Looking for a bright side to the Merck-Cubist merger? It's the power of the sales rep

Merck ($MRK) says it's not worried about the bad news on Cubicin generics. It's as committed as ever to its $9.5 billion buyout of Cubist Pharmaceuticals ($CBST). But the unfavorable patent verdict, which came on the heels of that merger announcement, has created plenty of other worrywarts.

Not all worrywarts are pessimists. Some of them are accentuating the positive. For instance, some analysts have pointed to Merck's hospital sales force and its 2,000 or so reps. Surely those experienced sales types can wring more sales out of Cubist's products than the much smaller Cubist group did.

The Cubist reps working on Cubicin, a high-powered antibiotic for drug-resistant skin and bloodstream infections, managed to pump it up to blockbuster-level sales. The team has set the brand-new Sivextro off to a solid start. Other drugs, such as the C. difficile fighter Dificid, may not be delivering much now--but they have more potential.

Merck and its Big Pharma marketing touch might accelerate that product growth enough to offset a big chunk of the sales lost to earlier-than-expected Cubicin generics, which could now hit in 2016. And the launch of Cubist's soon-to-be-approved superbug-fighter Zerbaxa? Merck can bring all that marketing know-how to bear in launching that treatment.

And then there's the Cubist-reps-helping-Merck angle. Merck is developing a C. difficile drug of its own, because persistent colitis caused by C. diff has grown increasingly common in hospitalized patients. Dificid is the leading treatment right now, thanks in part to Cubist's sales team. But it doesn't work long-term for some 15% of those afflicted.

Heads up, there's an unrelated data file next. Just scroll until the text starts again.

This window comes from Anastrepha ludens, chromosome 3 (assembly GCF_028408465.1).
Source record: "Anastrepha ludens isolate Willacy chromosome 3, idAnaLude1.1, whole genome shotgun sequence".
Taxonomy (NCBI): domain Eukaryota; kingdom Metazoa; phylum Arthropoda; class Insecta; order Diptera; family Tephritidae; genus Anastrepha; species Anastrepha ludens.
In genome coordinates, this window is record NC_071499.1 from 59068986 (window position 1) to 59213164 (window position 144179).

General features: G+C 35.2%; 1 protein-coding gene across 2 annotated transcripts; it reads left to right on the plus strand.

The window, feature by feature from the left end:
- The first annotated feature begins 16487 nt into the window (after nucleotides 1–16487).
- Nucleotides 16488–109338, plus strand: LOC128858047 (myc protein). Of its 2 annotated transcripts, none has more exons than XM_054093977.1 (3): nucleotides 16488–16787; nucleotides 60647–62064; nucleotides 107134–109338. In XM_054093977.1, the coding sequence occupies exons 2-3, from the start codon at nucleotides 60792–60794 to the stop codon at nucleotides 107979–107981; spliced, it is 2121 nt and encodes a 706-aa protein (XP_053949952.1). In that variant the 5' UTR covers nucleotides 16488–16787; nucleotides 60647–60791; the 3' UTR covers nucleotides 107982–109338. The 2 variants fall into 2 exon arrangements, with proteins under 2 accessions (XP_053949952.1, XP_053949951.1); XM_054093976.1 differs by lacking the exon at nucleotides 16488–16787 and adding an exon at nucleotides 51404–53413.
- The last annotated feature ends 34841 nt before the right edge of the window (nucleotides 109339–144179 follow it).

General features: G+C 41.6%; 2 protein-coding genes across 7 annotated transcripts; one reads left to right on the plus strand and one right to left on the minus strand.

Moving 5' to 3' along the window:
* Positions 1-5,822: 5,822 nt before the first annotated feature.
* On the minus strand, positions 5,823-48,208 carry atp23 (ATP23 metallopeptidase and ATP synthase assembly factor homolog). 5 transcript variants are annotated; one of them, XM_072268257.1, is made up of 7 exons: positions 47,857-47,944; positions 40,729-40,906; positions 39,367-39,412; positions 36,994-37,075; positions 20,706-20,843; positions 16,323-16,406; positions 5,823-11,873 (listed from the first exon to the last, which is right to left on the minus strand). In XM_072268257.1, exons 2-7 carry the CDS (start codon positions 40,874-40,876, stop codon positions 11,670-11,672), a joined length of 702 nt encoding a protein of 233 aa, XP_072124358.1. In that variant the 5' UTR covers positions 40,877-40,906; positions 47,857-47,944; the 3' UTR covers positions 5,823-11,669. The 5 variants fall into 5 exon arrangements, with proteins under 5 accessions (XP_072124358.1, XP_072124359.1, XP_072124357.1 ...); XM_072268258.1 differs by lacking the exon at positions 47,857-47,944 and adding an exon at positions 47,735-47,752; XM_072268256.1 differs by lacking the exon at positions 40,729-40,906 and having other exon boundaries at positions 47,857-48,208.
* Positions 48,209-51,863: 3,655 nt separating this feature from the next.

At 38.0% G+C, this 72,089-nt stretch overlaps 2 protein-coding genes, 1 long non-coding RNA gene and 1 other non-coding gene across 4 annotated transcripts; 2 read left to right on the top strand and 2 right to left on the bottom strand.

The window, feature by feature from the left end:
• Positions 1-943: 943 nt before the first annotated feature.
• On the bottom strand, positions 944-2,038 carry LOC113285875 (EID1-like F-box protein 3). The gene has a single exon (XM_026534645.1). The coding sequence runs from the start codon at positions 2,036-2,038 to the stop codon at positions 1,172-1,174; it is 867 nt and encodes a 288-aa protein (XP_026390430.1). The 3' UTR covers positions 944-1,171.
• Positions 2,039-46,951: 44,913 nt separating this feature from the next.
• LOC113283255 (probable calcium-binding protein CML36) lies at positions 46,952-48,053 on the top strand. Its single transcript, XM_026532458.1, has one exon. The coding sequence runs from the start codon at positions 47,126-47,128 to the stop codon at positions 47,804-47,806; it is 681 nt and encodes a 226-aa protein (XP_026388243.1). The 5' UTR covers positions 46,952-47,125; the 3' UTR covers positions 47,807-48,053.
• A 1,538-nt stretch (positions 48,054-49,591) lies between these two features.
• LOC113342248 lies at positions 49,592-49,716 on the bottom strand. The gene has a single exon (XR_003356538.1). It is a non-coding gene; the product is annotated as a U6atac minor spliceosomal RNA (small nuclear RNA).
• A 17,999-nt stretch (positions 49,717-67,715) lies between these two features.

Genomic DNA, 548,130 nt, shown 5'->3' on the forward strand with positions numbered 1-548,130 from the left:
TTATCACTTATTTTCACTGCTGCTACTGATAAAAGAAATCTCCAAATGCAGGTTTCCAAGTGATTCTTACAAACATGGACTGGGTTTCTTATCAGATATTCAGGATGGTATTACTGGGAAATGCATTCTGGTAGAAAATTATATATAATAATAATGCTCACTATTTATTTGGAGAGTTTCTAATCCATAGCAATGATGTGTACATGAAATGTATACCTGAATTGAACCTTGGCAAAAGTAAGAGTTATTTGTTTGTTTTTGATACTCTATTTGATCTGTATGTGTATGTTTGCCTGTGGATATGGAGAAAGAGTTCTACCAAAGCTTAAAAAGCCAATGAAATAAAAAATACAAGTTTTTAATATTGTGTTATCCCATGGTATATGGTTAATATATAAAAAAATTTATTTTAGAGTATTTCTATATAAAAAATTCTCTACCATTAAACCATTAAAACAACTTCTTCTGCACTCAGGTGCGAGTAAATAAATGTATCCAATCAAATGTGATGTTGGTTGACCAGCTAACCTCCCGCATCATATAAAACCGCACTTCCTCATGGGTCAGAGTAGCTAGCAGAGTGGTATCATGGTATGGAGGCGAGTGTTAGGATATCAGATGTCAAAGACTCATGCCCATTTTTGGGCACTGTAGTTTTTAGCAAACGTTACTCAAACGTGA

If and when Merck's drug candidate--now called MK-3415A--wins FDA approval, that same sales team can hit the ground running. Cubist reps can leverage their contacts with hospitals and clinics, insurers, gastroenterologists and infectious disease specialists, Merck's Adam Schechter told Reuters.

"This is a blockbuster market opportunity for Merck," Gabelli & Co. analyst Kevin Kedra told the news service. Ori Hershkowitz, a Sphera Funds partner, added, "Merck couldn't have a better infrastructure than Cubist to launch its drug."

Of course, similar arguments accompany most mergers. Valeant Pharmaceuticals ($VRX) was counting on Allergan's ($AGN) experienced sales force to help it grow its own dermatology and aesthetics business--before that deal crashed and burned, that is. Now, analysts are singing the praises of an Allergan-Actavis ($ACT) sales force combo. But that doesn't mean the argument isn't true.

So, you naysayers. Are you listening? Sales and marketing will save the day for Merck and Cubist. Reps should negotiate their bonuses now.

- read the Reuters news

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